Disruption of the microbiota often means reducing their number or limiting their diversity. This can occur from being overly hygienic, overuse or improper use of antibiotics and changes in diet. Changes to the microbiome can have significant and lasting ramifications.
“While this understanding has become more appreciated recently, what is still unknown are what compounds or biochemicals may be produced by the microbiota and how these biochemicals are signaling to our own host cells,” Alaniz said. “My research has really revolved around that simple question: What are the compounds the microbiota produce? How do they signal host cells? And how do we determine whether these signals are beneficial or harmful?”
A new way of looking at disease—and treatment
Researchers who study microbiota have found that some diseases are strongly linked to microbiota in new and important ways, particularly through inflammation – one main weapon of our immune system.
For example, something like obesity and diabetes are thought of in terms of “over-nutrition” or “bad eating habits” that cause weight gain and an imbalance of the glucose homeostasis, but what medical science is discovering is that it is linked with inflammation. Inflammation can be prevented by the microbiota, however when a person is on a diet that promotes obesity that microbiota can actually promote inflammation and therefore promotes and exacerbates obesity and diabetes.
In finding new ways to understand diseases, how the microbiota can affect it and the way the human body deals with those diseases, Alaniz is also looking at the next step: how to find solutions that can help people.
“In my research around the microbiota, we’re discovering new compounds that may have drug-like properties,” Alaniz said. “We believe that they will be a new generation of drugs that are not only more functional, but also safer and less toxic, and the reason we believe the compounds we’re discovering from the microbiota may behave in this manner is that they’re already inside us.”
Some of the compounds that Alaniz discovered in his lab have anti-inflammatory properties and also appear to regulate metabolism. He and his team have done some early studies to determine whether new compounds derived from the microbiota would have a benefit in obesity and diabetes in animal models. In doing those experiments, in collaboration with some faculty in the Department of Nutrition at Texas A&M, they compared one of these metabolites from the microbiota to the number-one drug on the market for preventing or treating diabetes.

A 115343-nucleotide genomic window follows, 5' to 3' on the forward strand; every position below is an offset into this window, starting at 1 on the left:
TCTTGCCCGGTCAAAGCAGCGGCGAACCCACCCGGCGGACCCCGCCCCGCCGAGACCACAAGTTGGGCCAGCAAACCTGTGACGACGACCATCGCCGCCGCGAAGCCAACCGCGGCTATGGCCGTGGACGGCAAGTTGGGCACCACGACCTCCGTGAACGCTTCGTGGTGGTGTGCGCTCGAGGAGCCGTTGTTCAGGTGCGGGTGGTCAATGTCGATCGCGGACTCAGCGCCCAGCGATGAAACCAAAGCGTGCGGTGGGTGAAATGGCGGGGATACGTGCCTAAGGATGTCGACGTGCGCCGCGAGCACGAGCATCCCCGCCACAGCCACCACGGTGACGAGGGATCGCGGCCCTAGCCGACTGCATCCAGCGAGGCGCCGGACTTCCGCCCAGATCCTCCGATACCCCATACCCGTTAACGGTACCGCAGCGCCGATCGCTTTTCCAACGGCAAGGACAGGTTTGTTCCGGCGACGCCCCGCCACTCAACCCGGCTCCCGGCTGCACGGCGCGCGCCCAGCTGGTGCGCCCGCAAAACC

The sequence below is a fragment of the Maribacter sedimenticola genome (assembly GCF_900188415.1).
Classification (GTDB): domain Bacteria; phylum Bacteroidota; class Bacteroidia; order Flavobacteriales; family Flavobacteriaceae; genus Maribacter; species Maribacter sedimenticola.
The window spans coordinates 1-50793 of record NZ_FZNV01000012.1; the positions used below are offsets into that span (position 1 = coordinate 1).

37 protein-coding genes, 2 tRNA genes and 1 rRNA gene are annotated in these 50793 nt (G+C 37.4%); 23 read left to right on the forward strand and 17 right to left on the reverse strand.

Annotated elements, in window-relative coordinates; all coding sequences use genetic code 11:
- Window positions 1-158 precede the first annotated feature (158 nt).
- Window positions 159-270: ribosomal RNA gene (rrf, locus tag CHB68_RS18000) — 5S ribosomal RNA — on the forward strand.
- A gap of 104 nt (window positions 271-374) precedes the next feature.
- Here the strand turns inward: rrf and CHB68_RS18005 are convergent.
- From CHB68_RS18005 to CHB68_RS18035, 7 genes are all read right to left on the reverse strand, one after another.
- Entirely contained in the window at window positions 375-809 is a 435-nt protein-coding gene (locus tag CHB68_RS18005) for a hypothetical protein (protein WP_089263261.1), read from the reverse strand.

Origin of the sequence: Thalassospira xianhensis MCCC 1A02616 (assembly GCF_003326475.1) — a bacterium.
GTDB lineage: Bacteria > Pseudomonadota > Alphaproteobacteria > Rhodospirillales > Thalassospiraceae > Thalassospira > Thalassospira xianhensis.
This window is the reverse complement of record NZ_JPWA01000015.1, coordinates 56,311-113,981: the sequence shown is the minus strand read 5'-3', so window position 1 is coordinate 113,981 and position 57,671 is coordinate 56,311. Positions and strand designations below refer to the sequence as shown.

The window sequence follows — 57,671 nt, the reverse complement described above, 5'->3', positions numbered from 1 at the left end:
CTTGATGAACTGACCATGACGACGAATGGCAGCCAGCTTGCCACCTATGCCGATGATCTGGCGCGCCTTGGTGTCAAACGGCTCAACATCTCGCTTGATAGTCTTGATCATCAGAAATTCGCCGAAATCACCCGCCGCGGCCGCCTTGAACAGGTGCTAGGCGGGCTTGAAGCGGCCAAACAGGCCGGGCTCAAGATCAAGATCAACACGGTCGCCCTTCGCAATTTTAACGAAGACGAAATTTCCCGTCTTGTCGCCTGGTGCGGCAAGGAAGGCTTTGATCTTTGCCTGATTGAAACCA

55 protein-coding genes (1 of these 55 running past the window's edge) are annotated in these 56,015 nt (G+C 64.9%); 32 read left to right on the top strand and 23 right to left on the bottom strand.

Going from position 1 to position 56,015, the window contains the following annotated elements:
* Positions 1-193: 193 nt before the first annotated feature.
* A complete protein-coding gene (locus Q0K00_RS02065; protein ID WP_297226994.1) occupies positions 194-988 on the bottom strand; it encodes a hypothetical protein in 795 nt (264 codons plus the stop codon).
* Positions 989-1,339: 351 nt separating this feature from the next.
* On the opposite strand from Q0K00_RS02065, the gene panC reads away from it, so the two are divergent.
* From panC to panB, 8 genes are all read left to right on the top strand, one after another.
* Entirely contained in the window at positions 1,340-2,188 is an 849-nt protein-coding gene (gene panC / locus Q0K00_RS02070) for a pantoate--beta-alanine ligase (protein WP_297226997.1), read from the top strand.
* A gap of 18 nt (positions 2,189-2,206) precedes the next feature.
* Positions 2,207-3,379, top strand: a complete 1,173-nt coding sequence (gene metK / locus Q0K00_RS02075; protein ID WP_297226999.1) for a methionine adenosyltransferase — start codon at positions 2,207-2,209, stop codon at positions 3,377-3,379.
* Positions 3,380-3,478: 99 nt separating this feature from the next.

“What we found is that the compound from the microbiota was just as effective as the number one anti-diabetic drug in these animal models,” Alaniz said. “We’re very excited about this. We think this is one of our first pathways to translate our research in the lab to a more commercial viable product, and ultimately, we hope that this will have a very important impact in the clinic for patient health.”
Now, Alaniz is also working on how to commercialize these discoveries, and he cofounded a company called Fortis Biosciences, in collaboration with the Texas A&M University Health Science Center, to bring new compounds onto the market. “We want to take our discoveries and commercialize them for the benefit of patients,” Alaniz said. “Our approach—and we think it is a strong one—is to identify and therapeutically use microbiota compounds already in the body.” Presumably the hurdle of safety and toxicity would be much lower than that of an artificial drug produced in the laboratory because over the millennia, the microbiota have co-evolved with their human hosts for mutual benefit.
“We believe that we have a vast universe of microbes and microbial products inside us right now that are waiting to be discovered,” Alaniz added. “And we think it’s a treasure chest of potential new drugs, and, we’re only at the tip of the iceberg in which compounds are actually made by the microbiota.”